Emergent catheterization not only defines the status of the infarct-related artery (patent or not, TIMI flow grade), but is extremely useful for risk stratification. Significant left main and multivessel disease can be delineated and hemodynamics can be assessed. An intra-aortic balloon pump can be inserted immediately if required. Noninvasive testing can usually be averted and hospital discharge can be accelerated, resulting in significant cost savings.

As a result of perceived or real contraindications, fewer than 10% of elderly patients with ST-segment elevation AMI receive thrombolytic therapy [23]. Primary PCI is not as readily available as thrombolytic therapy in all locations, but there are emerging data [24] that show that primary PCI can be performed safely in hospitals without on-site cardiac surgery. This may allow many more patients access to immediate catheter-based reperfusion.

Future insights

Of course, what is most needed is a head-to-head, prospective study of thrombolytic therapy versus primary PCI in elderly patients. The Senior PAMI trial will enrol 530 elderly AMI patients, who will be randomized to primary PCI or thrombolytic therapy (t-PA or rPA) with a primary composite end-point of death or disabling stroke at 30 days. Multiple secondary end-points will be measured at 1, 6, and 12 months.

There may also be a role for combination therapy, in which reduced-dose thrombolytic therapy (with or without a glycoprotein IIb/IIIa receptor antagonist) is administered in the field or in the receiving emergency room, with subsequent transfer for PCI ('facilitated angioplasty') [25].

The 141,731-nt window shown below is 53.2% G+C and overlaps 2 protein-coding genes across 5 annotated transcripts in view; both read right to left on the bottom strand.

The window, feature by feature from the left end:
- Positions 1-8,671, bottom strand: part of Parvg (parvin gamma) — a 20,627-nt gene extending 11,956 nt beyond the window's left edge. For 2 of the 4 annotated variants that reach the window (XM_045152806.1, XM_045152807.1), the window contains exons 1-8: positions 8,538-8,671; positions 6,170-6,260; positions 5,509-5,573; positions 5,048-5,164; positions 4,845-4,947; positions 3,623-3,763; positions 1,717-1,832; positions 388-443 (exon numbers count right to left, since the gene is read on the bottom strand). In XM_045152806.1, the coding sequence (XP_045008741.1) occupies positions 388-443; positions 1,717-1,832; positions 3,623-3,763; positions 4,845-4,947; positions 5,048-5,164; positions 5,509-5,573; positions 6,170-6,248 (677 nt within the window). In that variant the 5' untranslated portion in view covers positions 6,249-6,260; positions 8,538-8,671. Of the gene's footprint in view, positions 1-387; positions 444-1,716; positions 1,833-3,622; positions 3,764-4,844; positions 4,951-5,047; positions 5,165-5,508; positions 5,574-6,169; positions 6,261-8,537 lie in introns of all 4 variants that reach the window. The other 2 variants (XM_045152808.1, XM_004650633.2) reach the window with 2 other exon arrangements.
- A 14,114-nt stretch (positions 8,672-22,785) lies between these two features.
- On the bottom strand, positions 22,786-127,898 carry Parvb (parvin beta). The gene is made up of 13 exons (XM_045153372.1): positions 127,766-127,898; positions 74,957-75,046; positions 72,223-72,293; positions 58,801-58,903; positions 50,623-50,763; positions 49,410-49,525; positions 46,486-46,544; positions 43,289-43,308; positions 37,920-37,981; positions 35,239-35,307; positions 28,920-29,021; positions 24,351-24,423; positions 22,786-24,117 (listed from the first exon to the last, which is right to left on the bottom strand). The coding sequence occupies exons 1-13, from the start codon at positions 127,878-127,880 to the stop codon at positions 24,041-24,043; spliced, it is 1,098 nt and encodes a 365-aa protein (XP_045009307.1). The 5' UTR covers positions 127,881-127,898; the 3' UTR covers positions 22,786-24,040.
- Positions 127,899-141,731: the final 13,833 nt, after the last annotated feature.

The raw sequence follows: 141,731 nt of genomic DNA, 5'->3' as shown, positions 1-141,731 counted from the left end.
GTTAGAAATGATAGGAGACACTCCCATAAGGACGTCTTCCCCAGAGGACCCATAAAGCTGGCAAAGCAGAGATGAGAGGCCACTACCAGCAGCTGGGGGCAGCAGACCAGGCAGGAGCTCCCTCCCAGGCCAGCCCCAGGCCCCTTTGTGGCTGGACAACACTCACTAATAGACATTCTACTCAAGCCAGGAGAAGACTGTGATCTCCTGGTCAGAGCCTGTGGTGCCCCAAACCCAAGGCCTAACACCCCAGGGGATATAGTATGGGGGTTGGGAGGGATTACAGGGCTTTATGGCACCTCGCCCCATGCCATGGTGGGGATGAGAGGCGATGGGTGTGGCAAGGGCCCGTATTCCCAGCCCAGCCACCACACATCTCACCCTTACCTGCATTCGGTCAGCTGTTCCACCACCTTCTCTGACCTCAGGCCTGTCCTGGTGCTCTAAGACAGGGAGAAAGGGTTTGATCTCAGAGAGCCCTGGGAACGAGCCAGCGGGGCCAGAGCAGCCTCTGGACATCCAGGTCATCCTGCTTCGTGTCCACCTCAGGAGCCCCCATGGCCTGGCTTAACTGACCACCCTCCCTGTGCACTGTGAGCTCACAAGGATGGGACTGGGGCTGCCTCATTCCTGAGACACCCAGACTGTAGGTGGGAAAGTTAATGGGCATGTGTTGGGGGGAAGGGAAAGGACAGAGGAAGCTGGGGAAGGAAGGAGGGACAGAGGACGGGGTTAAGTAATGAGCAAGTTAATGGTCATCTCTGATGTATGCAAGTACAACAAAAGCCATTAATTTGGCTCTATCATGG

As the population increases worldwide, the number of elderly patients who present with an ST-segment elevation AMI will continue to grow. There are no head-to-head trials of primary PCI versus thrombolytic therapy in elderly patients. However, data from previous trials that have included elderly patients suggest that primary PCI is safer and is probably more effective in such cohorts. The bleeding risk associated with PCI is lower, and PCI appears to be more effective in patients with prior coronary artery bypass grafting and those with congestive heart failure, groups that are more common among elderly patients. Primary PCI allows those patients who are not eligible for thrombolytic therapy to receive reperfusion therapy, is useful for early risk stratification, and usually obviates the need for noninvasive testing. Early discharge, with resultant lower hospital charges, is also possible in many cases. Access to primary PCI is expanding, and continued technical and therapeutic advances will allow for increased distribution and utilization of this therapy among elderly patients. The ongoing Senior PAMI trial will provide the first randomized, controlled trial evidence of thrombolytic therapy versus PCI in elderly patients.


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Correspondence to Vincent S DeGeare MD, FACC.

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DeGeare, V.S., Grines, C.L. Debate: Should the elderly receive thrombolytic therapy, or primary angioplasty, for acute myocardial infarction? The case for primary angioplasty. Trials 1, 146 (2000).